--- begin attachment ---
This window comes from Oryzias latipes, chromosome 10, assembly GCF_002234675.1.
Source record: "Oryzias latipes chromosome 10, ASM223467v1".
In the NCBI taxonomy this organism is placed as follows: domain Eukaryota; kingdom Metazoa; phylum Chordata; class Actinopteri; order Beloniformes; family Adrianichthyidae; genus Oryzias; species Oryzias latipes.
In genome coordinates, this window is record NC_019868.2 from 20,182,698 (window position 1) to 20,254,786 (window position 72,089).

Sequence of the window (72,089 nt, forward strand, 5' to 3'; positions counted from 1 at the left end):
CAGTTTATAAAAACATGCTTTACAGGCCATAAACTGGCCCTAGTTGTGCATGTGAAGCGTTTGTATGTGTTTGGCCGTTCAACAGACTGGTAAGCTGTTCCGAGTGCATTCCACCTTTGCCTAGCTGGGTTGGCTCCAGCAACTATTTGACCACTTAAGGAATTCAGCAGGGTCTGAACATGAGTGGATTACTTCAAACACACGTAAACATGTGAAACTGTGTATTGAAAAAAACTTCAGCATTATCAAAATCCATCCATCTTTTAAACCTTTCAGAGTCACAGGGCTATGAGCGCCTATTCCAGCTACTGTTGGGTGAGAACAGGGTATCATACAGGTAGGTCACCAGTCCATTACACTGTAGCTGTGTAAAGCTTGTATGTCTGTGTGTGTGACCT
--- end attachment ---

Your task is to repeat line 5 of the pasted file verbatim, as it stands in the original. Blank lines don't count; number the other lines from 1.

Sequence of the window (72,089 nt, forward strand, 5' to 3'; positions counted from 1 at the left end):